Price recovery, lower feed costs restore pork producer profitability

Loins, bellies and butts well ahead of year-ago levels.

Ann Hess, Content Director

April 30, 2024

1 Min Read

A 5% increase in year-to-date slaughter due to early first quarter depopulation efforts coupled with average weekly slaughter rates back to normal in recent weeks, suggests U.S. pork packing capacity may be snug come Q4 2024. According to Rabobank’s latest North American Agribusiness Review, YTD barrow and gilt slaughter remains flat, and should trend higher mid-year given anticipated market hog availability.

“Hog prices have responded to stronger packer demand and expectations for limited supply growth, up 21% year-over-year. This price recovery, together with lower feed costs, has restored producer profitability in recent weeks and will remain supportive to margins through Q3 2024,” notes Rabobank analysts.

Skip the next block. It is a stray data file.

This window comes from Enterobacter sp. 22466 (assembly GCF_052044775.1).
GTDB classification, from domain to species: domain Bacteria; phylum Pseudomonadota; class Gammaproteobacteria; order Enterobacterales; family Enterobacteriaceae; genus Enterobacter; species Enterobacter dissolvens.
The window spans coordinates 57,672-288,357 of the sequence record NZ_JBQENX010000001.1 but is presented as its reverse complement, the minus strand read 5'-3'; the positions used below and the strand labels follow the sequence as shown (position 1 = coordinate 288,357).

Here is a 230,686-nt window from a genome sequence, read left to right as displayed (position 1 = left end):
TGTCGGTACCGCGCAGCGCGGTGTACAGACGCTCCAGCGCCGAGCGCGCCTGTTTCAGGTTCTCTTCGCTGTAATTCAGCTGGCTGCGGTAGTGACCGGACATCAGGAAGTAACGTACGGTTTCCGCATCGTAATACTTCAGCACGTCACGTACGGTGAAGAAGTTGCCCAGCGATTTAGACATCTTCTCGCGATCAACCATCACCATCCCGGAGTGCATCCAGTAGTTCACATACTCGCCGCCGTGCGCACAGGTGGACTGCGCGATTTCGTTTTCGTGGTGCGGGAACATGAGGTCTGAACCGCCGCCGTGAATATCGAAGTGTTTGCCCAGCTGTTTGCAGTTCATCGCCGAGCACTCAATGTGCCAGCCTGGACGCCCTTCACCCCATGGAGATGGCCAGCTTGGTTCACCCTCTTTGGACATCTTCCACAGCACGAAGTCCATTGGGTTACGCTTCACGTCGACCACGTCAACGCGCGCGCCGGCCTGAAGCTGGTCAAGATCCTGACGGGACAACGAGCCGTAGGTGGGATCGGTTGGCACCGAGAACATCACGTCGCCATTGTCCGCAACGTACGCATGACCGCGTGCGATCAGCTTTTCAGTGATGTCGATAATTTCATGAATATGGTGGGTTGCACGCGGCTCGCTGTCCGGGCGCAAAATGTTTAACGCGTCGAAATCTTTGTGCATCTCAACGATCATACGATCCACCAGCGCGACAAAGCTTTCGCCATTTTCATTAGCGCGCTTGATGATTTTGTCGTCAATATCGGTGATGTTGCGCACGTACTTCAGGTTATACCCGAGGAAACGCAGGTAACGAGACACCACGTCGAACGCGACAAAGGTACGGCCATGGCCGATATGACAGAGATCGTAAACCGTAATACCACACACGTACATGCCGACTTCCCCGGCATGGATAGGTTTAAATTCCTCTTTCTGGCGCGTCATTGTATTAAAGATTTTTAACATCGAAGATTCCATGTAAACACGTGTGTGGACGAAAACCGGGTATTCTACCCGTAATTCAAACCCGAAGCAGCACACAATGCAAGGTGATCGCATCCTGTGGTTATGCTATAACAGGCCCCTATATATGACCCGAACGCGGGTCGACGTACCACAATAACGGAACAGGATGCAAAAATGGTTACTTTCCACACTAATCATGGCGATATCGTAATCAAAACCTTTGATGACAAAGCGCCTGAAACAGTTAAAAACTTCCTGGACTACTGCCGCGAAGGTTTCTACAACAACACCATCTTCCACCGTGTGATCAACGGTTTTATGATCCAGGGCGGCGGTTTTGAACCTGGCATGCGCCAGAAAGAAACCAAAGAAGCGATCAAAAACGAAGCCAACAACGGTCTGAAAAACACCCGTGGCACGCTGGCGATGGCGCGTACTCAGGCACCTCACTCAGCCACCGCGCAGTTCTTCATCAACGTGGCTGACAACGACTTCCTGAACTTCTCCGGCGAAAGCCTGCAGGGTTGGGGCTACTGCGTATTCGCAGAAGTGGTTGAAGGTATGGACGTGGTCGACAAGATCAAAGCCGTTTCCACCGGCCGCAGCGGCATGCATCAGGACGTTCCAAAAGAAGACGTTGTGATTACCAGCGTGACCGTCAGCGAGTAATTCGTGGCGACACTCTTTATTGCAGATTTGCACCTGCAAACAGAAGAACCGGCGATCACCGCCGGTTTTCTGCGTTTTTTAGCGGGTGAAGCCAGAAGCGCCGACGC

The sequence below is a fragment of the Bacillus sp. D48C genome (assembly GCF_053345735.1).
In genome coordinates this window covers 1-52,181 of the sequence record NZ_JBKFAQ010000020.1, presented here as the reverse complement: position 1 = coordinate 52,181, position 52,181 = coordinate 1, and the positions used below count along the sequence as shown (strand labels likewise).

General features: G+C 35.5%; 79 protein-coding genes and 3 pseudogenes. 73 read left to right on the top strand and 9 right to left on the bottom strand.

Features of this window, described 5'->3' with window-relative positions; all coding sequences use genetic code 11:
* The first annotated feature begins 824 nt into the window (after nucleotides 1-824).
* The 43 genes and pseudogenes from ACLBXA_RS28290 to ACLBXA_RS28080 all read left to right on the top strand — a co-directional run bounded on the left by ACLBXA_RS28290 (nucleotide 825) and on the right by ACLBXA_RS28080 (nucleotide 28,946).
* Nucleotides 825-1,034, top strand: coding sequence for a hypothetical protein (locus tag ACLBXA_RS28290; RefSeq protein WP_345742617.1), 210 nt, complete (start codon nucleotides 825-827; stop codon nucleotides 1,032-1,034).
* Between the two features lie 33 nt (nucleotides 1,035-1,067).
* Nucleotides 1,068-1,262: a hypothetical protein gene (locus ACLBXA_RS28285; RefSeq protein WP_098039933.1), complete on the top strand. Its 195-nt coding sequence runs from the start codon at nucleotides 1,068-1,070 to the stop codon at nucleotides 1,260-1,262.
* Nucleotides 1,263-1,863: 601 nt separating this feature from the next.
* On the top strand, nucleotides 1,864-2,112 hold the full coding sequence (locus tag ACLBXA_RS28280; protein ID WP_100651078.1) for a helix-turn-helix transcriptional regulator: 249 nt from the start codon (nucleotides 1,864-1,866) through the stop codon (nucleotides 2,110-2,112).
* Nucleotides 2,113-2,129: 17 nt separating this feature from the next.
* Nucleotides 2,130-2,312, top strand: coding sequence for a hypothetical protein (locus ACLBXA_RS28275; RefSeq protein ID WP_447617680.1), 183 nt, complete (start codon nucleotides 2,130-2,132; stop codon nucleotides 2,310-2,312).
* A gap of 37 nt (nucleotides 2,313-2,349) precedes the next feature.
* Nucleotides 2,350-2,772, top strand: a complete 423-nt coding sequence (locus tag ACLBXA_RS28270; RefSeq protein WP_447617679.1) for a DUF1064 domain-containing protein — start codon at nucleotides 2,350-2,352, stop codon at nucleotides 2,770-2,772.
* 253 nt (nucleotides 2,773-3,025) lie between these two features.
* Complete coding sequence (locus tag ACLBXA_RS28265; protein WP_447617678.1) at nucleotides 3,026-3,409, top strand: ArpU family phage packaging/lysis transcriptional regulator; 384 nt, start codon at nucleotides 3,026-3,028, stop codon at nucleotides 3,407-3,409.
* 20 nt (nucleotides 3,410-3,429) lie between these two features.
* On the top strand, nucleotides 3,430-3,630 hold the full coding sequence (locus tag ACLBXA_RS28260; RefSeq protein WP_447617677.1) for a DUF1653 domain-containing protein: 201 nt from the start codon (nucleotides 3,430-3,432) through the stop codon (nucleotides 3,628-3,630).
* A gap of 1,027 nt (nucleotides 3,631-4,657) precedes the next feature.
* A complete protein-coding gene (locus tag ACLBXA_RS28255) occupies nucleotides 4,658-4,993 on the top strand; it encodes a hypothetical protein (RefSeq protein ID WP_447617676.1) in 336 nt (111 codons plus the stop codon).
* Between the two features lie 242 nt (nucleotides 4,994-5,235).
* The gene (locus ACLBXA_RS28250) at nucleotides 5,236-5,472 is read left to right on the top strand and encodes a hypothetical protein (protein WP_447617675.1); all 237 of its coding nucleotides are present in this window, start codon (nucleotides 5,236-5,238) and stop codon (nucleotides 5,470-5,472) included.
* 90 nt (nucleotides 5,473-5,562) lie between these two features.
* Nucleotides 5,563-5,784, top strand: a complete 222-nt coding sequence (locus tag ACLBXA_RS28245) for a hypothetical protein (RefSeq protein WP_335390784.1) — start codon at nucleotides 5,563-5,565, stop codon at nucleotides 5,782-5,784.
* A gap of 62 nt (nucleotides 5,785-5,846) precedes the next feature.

Pork prices have continued to rise in recent weeks, with the pork cutout reaching $100/hundredweight, a 30% jump YOY. Hams have performed exceptionally well, up 32% YOY, with Mexico taking the brunt of exports to sustain post-holiday markets.

Pork exports kicked off a strong start in 2024, up more than 10% in volume YTD and up 10.4% value YOY. Gains in the Mexico, South Korea, Colombia and Australia markets helped offset weak sales in China, down 21% YOY.

Rabobank analysts noted that pork imports increased, despite a 9% drop in shipments from Canada, the largest supplier to the U.S. Imports from Mexico, Brazil and Denmark rose sharply to start the year.

As for North American production, Mexico has seen limited improvement in hog prices, but producers’ margins are recovering due to a drop in feed costs. Strong U.S. imports could limit additional growth though.

“Ham prices began the year on a downward trend registering a price of MXN 60.50 per kilogram in March, down 11% YOY,” Rabobank analysts stated. “This is in part due to weaker seasonal demand and reflects the increased availability of relatively cheap U.S. imports.”

About the Author(s)

Ann Hess

Content Director, National Hog Farmer

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